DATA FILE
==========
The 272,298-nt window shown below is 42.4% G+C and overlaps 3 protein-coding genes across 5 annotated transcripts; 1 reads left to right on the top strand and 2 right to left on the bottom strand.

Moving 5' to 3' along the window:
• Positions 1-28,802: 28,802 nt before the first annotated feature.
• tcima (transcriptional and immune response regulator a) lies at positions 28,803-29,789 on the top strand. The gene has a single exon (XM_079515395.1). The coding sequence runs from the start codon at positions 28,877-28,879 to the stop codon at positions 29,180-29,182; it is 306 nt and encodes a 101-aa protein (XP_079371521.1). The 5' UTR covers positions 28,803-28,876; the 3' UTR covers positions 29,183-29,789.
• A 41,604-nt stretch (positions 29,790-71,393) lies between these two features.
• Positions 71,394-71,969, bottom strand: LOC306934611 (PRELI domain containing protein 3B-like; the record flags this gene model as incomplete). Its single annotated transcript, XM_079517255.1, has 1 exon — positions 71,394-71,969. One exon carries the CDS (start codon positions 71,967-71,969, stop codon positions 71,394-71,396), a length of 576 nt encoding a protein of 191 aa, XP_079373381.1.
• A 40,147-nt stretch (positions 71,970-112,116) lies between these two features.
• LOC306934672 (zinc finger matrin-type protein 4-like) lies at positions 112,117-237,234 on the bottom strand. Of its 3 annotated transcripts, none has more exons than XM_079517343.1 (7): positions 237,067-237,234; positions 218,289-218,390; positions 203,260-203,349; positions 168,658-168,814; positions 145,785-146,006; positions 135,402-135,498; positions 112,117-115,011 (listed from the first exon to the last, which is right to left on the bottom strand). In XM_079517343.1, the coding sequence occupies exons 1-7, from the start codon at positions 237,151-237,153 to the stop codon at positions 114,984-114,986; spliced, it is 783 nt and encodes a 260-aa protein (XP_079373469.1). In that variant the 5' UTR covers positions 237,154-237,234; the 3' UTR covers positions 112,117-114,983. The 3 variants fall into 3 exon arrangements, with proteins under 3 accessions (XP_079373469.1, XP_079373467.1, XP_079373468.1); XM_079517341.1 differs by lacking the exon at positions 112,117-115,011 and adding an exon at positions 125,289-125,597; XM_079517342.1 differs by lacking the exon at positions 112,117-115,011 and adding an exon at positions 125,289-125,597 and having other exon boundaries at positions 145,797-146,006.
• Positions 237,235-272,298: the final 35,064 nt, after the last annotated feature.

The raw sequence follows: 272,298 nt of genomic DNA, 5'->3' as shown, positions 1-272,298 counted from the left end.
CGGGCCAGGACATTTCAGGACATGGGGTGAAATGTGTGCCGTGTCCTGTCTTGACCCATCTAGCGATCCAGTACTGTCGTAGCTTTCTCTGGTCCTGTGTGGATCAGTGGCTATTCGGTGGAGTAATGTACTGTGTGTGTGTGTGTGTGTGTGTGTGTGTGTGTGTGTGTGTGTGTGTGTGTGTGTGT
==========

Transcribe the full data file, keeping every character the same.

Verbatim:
The 272,298-nt window shown below is 42.4% G+C and overlaps 3 protein-coding genes across 5 annotated transcripts; 1 reads left to right on the top strand and 2 right to left on the bottom strand.

Moving 5' to 3' along the window:
• Positions 1-28,802: 28,802 nt before the first annotated feature.
• tcima (transcriptional and immune response regulator a) lies at positions 28,803-29,789 on the top strand. The gene has a single exon (XM_079515395.1). The coding sequence runs from the start codon at positions 28,877-28,879 to the stop codon at positions 29,180-29,182; it is 306 nt and encodes a 101-aa protein (XP_079371521.1). The 5' UTR covers positions 28,803-28,876; the 3' UTR covers positions 29,183-29,789.
• A 41,604-nt stretch (positions 29,790-71,393) lies between these two features.
• Positions 71,394-71,969, bottom strand: LOC306934611 (PRELI domain containing protein 3B-like; the record flags this gene model as incomplete). Its single annotated transcript, XM_079517255.1, has 1 exon — positions 71,394-71,969. One exon carries the CDS (start codon positions 71,967-71,969, stop codon positions 71,394-71,396), a length of 576 nt encoding a protein of 191 aa, XP_079373381.1.
• A 40,147-nt stretch (positions 71,970-112,116) lies between these two features.
• LOC306934672 (zinc finger matrin-type protein 4-like) lies at positions 112,117-237,234 on the bottom strand. Of its 3 annotated transcripts, none has more exons than XM_079517343.1 (7): positions 237,067-237,234; positions 218,289-218,390; positions 203,260-203,349; positions 168,658-168,814; positions 145,785-146,006; positions 135,402-135,498; positions 112,117-115,011 (listed from the first exon to the last, which is right to left on the bottom strand). In XM_079517343.1, the coding sequence occupies exons 1-7, from the start codon at positions 237,151-237,153 to the stop codon at positions 114,984-114,986; spliced, it is 783 nt and encodes a 260-aa protein (XP_079373469.1). In that variant the 5' UTR covers positions 237,154-237,234; the 3' UTR covers positions 112,117-114,983. The 3 variants fall into 3 exon arrangements, with proteins under 3 accessions (XP_079373469.1, XP_079373467.1, XP_079373468.1); XM_079517341.1 differs by lacking the exon at positions 112,117-115,011 and adding an exon at positions 125,289-125,597; XM_079517342.1 differs by lacking the exon at positions 112,117-115,011 and adding an exon at positions 125,289-125,597 and having other exon boundaries at positions 145,797-146,006.
• Positions 237,235-272,298: the final 35,064 nt, after the last annotated feature.

The raw sequence follows: 272,298 nt of genomic DNA, 5'->3' as shown, positions 1-272,298 counted from the left end.
CGGGCCAGGACATTTCAGGACATGGGGTGAAATGTGTGCCGTGTCCTGTCTTGACCCATCTAGCGATCCAGTACTGTCGTAGCTTTCTCTGGTCCTGTGTGGATCAGTGGCTATTCGGTGGAGTAATGTACTGTGTGTGTGTGTGTGTGTGTGTGTGTGTGTGTGTGTGTGTGTGTGTGTGTGTGTGT